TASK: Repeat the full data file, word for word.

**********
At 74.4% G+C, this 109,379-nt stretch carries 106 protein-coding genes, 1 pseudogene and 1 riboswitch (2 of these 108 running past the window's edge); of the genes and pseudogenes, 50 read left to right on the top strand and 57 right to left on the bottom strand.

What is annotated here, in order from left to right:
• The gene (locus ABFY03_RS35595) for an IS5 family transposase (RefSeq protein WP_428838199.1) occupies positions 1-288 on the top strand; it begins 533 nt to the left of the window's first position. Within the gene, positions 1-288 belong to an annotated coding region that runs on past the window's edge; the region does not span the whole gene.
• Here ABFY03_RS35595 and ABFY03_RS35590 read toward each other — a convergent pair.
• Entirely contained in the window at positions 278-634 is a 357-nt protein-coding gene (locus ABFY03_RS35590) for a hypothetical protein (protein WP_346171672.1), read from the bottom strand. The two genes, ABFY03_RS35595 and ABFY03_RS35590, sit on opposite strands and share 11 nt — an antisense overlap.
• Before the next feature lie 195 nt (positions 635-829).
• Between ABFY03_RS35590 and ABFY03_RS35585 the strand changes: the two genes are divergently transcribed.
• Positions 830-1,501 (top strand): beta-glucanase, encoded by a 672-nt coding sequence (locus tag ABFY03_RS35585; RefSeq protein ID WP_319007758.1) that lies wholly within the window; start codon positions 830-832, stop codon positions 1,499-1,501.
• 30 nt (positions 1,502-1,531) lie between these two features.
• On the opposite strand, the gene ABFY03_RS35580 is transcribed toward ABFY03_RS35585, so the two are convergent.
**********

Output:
At 74.4% G+C, this 109,379-nt stretch carries 106 protein-coding genes, 1 pseudogene and 1 riboswitch (2 of these 108 running past the window's edge); of the genes and pseudogenes, 50 read left to right on the top strand and 57 right to left on the bottom strand.

What is annotated here, in order from left to right:
• The gene (locus ABFY03_RS35595) for an IS5 family transposase (RefSeq protein WP_428838199.1) occupies positions 1-288 on the top strand; it begins 533 nt to the left of the window's first position. Within the gene, positions 1-288 belong to an annotated coding region that runs on past the window's edge; the region does not span the whole gene.
• Here ABFY03_RS35595 and ABFY03_RS35590 read toward each other — a convergent pair.
• Entirely contained in the window at positions 278-634 is a 357-nt protein-coding gene (locus ABFY03_RS35590) for a hypothetical protein (protein WP_346171672.1), read from the bottom strand. The two genes, ABFY03_RS35595 and ABFY03_RS35590, sit on opposite strands and share 11 nt — an antisense overlap.
• Before the next feature lie 195 nt (positions 635-829).
• Between ABFY03_RS35590 and ABFY03_RS35585 the strand changes: the two genes are divergently transcribed.
• Positions 830-1,501 (top strand): beta-glucanase, encoded by a 672-nt coding sequence (locus tag ABFY03_RS35585; RefSeq protein ID WP_319007758.1) that lies wholly within the window; start codon positions 830-832, stop codon positions 1,499-1,501.
• 30 nt (positions 1,502-1,531) lie between these two features.
• On the opposite strand, the gene ABFY03_RS35580 is transcribed toward ABFY03_RS35585, so the two are convergent.